Hobbit pods, with kennels for hobbit doggies.

Hobbit pods, with kennels for hobbit doggies.

Suspended camping spheres.

Suspended camping spheres.

We had pre-selected pitch 203, a large woodland pitch in a sunny clearing surrounded by ancient oak and beech trees, with the lake shore a stone’s throw away. You never know if your pitch requests will be met, but on this occasion we were directed straight to it.

What a great spot. The pitch is covered in woodchip, which is understandable considering the location, but made pitching a bit tricky. We stretched our guy ropes so we could hammer our big bell tent pegs into the grass around the pitch, and used our rock pegs to go into the woodchip.

What a great spot. The pitch is covered in woodchip, which is understandable considering the location, but made pitching a bit tricky. We stretched our guy ropes so we could hammer our big bell tent pegs into the grass around the pitch, and used our rock pegs to go into the woodchip.

The lake is just past those trees.

The lake is just past those trees.

Our friends were on pitch 204, a medium woodland pitch a bit further down the path.

Pitch 204.

Pitch 204.

We hung out on our pitch on Friday night, eating chilli and delicious homemade Nepalese daal that we’d brought from home, and drinking hot chocolate and tins of gin.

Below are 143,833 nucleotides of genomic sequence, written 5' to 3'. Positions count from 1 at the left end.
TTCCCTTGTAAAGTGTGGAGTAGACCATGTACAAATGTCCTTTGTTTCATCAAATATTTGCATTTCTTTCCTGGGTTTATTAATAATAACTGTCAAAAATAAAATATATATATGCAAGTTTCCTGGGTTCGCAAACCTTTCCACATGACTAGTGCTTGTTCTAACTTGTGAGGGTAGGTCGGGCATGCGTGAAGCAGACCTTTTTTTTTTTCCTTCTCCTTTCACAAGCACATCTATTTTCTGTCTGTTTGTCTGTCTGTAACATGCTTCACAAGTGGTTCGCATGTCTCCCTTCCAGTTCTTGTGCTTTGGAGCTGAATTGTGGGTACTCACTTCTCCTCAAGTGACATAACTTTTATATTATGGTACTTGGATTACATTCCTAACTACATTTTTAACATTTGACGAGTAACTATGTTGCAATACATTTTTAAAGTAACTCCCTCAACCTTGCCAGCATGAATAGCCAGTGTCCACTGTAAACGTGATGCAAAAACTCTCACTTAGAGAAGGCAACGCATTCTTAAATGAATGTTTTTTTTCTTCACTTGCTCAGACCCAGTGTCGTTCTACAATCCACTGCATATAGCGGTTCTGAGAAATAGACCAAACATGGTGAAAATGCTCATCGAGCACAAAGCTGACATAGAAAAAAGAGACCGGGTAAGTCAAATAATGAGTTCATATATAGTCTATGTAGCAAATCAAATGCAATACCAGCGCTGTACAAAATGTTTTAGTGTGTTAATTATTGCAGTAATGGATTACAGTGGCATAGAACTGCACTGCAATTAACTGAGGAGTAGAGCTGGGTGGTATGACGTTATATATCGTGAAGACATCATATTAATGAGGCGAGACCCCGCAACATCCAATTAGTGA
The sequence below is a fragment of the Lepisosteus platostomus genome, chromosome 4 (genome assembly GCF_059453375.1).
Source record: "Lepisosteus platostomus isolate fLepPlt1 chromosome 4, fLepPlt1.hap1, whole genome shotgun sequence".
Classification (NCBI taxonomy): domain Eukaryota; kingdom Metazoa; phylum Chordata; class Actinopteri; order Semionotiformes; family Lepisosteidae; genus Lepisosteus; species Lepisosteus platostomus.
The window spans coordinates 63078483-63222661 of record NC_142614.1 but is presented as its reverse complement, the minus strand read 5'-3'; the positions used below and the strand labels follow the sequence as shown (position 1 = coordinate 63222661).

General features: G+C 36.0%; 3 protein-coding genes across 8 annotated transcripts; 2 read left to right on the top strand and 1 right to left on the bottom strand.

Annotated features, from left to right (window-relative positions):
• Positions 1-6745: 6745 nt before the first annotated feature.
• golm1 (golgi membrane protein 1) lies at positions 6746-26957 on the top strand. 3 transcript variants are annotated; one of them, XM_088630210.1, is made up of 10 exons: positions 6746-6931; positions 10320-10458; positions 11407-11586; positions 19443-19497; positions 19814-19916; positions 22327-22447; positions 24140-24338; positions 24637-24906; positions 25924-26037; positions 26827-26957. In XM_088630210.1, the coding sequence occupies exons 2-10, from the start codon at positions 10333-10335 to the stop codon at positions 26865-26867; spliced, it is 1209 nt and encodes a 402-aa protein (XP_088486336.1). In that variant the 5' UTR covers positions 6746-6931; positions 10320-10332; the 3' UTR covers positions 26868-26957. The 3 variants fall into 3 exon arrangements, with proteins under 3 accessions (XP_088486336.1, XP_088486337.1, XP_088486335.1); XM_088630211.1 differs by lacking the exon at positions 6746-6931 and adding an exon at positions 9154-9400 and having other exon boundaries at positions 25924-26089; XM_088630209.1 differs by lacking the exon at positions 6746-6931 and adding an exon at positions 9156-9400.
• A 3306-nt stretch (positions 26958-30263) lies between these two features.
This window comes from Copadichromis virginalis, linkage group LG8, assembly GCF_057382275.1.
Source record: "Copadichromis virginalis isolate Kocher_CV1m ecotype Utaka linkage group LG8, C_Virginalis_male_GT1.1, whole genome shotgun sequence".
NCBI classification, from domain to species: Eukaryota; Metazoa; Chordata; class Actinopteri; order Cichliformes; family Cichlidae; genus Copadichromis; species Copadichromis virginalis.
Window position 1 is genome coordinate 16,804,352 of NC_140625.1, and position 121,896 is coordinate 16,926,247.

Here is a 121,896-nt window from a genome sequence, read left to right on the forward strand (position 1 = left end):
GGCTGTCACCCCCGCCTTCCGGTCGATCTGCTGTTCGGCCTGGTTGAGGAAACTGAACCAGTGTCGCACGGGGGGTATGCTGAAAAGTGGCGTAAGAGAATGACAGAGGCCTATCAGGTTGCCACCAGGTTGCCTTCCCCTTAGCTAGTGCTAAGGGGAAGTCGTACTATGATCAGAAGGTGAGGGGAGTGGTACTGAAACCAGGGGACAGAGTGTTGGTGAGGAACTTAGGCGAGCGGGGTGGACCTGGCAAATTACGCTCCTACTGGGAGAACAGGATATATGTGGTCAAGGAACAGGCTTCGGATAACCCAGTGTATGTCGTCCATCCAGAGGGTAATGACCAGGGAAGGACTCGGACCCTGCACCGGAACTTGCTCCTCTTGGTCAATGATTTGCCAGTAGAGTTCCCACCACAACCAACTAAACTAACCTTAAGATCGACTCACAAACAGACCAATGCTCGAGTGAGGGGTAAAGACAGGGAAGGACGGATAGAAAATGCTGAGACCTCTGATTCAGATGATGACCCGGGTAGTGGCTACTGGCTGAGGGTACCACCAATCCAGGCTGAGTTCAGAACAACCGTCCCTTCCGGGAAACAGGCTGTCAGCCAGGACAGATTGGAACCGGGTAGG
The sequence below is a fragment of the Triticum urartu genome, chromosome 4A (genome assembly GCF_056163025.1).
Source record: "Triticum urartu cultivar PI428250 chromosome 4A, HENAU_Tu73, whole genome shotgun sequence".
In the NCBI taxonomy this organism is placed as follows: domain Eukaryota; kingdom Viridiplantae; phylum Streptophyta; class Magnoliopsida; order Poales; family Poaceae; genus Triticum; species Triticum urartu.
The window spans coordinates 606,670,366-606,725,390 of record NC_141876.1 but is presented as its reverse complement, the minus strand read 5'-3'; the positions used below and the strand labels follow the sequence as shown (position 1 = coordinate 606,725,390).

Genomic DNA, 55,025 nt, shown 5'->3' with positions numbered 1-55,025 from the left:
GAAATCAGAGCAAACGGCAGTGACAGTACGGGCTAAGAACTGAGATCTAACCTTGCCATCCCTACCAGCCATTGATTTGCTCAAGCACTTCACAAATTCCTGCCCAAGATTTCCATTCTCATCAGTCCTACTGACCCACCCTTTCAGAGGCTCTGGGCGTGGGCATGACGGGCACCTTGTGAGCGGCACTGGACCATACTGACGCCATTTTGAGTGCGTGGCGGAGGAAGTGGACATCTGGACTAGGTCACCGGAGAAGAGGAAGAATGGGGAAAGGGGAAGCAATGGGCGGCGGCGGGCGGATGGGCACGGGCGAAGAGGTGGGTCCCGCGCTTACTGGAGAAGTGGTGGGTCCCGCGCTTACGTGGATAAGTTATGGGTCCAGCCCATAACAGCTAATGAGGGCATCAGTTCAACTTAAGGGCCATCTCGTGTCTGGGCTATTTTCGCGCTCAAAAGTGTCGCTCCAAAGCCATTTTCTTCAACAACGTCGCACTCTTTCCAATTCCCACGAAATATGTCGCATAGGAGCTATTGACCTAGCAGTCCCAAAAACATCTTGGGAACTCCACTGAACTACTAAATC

Friday night feels.

Friday night feels.

In the morning, we hired mountain bikes for the whole family, including a chariot for Elodie to ride in, and headed out on a tour of the lake shore. We had to get off and push the bikes over quite a few tree roots, so progress was slow, which is probably a good thing, as I was cycling along gingerly with three dogs loping along beside me on their leads.

My own personal furry tripwires.

My own personal furry tripwires.

We made it as far as the little beach belonging to Wray Castle, and stopped for a picnic.

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Beach boys (and girl).

Beach boys (and girl).

Some cows were hanging out in the lake, as you do.

Some cows were hanging out in the lake, as you do.

After lazing around in the sun for a bit, we wended our way back to the site. Someone was tired at this stage and joined Elodie in the chariot.

My darling big furry.

My darling big furry.

Those ears. That beard.

Those ears. That beard.

We then spent a happy few hours whizzing round and round the site - it took about 15 minutes to get all the way round, which is a perfect distance for small people. “Look, Mummy, that lady has all those dogs! How many are there… one, two, three, lots of dogs!”, exclaimed a small child. “How is that lady bicycling with all those dogs?”, enquired another small child of his parent. “Jolly carefully!”, I replied over my shoulder.